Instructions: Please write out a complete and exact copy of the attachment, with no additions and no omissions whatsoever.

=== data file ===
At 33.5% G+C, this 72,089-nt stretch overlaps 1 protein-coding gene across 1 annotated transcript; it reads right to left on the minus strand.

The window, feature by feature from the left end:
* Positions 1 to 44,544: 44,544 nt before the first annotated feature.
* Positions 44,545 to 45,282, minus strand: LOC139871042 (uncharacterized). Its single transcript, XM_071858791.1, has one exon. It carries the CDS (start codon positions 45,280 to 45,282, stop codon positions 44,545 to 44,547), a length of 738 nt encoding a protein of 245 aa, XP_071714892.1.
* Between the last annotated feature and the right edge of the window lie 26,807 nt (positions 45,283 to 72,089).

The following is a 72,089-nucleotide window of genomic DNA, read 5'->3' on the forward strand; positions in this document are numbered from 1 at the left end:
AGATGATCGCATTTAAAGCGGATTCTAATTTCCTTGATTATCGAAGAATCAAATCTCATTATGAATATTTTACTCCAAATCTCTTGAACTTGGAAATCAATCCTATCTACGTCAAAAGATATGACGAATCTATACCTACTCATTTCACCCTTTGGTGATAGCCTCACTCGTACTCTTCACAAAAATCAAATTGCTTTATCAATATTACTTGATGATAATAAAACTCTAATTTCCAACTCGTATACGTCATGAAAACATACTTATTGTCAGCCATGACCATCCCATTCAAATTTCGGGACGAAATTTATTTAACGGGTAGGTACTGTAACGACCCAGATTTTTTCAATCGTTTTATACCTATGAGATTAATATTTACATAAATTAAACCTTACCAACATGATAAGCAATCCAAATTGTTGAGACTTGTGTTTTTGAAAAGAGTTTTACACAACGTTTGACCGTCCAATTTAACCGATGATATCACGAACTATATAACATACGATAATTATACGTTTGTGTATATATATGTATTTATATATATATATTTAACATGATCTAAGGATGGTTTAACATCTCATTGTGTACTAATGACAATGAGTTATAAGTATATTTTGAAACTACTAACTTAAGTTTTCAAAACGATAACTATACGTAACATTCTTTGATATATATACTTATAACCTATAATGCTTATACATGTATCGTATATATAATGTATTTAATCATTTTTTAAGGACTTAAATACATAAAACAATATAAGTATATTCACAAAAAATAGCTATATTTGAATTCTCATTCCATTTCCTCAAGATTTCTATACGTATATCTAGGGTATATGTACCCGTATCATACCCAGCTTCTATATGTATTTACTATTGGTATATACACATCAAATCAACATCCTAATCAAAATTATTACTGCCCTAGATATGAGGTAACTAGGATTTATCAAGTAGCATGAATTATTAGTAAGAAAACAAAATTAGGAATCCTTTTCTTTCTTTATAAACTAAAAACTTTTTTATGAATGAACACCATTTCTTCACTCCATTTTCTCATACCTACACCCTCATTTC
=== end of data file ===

At 33.5% G+C, this 72,089-nt stretch overlaps 1 protein-coding gene across 1 annotated transcript; it reads right to left on the minus strand.

The window, feature by feature from the left end:
* Positions 1 to 44,544: 44,544 nt before the first annotated feature.
* Positions 44,545 to 45,282, minus strand: LOC139871042 (uncharacterized). Its single transcript, XM_071858791.1, has one exon. It carries the CDS (start codon positions 45,280 to 45,282, stop codon positions 44,545 to 44,547), a length of 738 nt encoding a protein of 245 aa, XP_071714892.1.
* Between the last annotated feature and the right edge of the window lie 26,807 nt (positions 45,283 to 72,089).

The following is a 72,089-nucleotide window of genomic DNA, read 5'->3' on the forward strand; positions in this document are numbered from 1 at the left end:
AGATGATCGCATTTAAAGCGGATTCTAATTTCCTTGATTATCGAAGAATCAAATCTCATTATGAATATTTTACTCCAAATCTCTTGAACTTGGAAATCAATCCTATCTACGTCAAAAGATATGACGAATCTATACCTACTCATTTCACCCTTTGGTGATAGCCTCACTCGTACTCTTCACAAAAATCAAATTGCTTTATCAATATTACTTGATGATAATAAAACTCTAATTTCCAACTCGTATACGTCATGAAAACATACTTATTGTCAGCCATGACCATCCCATTCAAATTTCGGGACGAAATTTATTTAACGGGTAGGTACTGTAACGACCCAGATTTTTTCAATCGTTTTATACCTATGAGATTAATATTTACATAAATTAAACCTTACCAACATGATAAGCAATCCAAATTGTTGAGACTTGTGTTTTTGAAAAGAGTTTTACACAACGTTTGACCGTCCAATTTAACCGATGATATCACGAACTATATAACATACGATAATTATACGTTTGTGTATATATATGTATTTATATATATATATTTAACATGATCTAAGGATGGTTTAACATCTCATTGTGTACTAATGACAATGAGTTATAAGTATATTTTGAAACTACTAACTTAAGTTTTCAAAACGATAACTATACGTAACATTCTTTGATATATATACTTATAACCTATAATGCTTATACATGTATCGTATATATAATGTATTTAATCATTTTTTAAGGACTTAAATACATAAAACAATATAAGTATATTCACAAAAAATAGCTATATTTGAATTCTCATTCCATTTCCTCAAGATTTCTATACGTATATCTAGGGTATATGTACCCGTATCATACCCAGCTTCTATATGTATTTACTATTGGTATATACACATCAAATCAACATCCTAATCAAAATTATTACTGCCCTAGATATGAGGTAACTAGGATTTATCAAGTAGCATGAATTATTAGTAAGAAAACAAAATTAGGAATCCTTTTCTTTCTTTATAAACTAAAAACTTTTTTATGAATGAACACCATTTCTTCACTCCATTTTCTCATACCTACACCCTCATTTC